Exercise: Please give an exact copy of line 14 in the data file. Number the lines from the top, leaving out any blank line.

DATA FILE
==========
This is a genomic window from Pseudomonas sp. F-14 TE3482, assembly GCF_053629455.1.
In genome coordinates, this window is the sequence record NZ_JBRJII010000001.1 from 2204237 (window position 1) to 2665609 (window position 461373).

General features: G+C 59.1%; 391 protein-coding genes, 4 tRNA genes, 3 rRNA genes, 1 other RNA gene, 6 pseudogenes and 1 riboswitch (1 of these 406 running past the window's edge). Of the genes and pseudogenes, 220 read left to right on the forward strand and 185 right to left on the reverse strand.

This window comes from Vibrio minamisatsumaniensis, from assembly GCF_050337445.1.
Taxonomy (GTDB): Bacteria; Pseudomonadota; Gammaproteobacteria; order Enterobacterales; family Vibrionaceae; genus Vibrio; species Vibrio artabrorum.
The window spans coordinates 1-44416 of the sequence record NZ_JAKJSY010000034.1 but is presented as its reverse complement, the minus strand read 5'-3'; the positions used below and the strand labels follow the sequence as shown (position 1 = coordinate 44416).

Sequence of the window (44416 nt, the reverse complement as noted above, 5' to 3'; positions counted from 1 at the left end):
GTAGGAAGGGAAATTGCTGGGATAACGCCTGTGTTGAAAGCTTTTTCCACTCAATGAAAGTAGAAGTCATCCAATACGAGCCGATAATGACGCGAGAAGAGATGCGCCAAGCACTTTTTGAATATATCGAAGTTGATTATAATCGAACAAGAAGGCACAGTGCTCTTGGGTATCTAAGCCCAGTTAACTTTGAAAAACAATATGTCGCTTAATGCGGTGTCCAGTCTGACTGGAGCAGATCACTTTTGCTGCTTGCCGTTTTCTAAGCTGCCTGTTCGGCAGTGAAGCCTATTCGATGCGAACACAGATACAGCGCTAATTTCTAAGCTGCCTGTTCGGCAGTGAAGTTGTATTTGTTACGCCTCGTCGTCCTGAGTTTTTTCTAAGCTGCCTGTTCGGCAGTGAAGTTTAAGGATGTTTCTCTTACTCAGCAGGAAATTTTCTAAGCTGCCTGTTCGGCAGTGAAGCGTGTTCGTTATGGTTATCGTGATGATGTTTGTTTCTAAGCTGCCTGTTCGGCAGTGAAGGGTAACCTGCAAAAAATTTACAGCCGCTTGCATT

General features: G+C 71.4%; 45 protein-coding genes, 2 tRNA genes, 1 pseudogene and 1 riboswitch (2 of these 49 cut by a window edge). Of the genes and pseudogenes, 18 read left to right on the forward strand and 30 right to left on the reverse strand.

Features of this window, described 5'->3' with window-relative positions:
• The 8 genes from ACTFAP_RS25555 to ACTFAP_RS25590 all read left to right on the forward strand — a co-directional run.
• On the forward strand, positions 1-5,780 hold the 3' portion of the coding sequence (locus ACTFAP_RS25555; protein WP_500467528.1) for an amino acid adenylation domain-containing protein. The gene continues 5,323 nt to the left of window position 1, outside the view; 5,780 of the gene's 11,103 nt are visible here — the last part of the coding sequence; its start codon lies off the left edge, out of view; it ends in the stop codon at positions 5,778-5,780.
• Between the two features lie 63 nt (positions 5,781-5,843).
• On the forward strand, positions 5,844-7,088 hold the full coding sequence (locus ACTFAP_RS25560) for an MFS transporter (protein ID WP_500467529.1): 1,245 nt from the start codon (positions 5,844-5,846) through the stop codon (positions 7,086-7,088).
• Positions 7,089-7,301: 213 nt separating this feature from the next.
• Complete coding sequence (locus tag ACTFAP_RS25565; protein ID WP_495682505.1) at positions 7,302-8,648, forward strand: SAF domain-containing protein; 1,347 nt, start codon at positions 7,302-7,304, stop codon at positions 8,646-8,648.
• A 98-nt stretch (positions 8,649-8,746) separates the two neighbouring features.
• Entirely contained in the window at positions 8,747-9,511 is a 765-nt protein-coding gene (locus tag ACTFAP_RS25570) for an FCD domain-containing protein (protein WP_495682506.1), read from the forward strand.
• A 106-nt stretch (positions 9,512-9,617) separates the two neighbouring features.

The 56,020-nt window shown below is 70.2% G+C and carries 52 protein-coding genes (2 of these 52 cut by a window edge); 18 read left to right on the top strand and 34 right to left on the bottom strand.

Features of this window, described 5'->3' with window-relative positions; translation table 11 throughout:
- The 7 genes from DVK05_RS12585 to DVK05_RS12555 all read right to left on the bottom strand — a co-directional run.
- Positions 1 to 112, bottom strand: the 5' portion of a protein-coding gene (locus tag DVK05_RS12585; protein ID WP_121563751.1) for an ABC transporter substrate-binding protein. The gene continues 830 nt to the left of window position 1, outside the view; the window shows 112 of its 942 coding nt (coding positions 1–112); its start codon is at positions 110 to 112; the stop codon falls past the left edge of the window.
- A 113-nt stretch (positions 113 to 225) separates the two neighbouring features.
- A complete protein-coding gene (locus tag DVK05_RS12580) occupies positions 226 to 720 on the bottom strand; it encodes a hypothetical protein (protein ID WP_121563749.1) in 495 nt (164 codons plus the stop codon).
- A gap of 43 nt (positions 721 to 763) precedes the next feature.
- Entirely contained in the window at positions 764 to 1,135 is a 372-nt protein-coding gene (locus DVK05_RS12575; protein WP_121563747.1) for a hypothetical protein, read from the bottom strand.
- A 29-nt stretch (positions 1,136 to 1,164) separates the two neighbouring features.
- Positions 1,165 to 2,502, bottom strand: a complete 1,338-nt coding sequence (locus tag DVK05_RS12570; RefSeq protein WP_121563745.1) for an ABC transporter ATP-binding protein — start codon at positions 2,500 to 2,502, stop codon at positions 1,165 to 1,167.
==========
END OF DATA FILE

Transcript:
• On the forward strand, positions 5,844-7,088 hold the full coding sequence (locus ACTFAP_RS25560) for an MFS transporter (protein ID WP_500467529.1): 1,245 nt from the start codon (positions 5,844-5,846) through the stop codon (positions 7,086-7,088).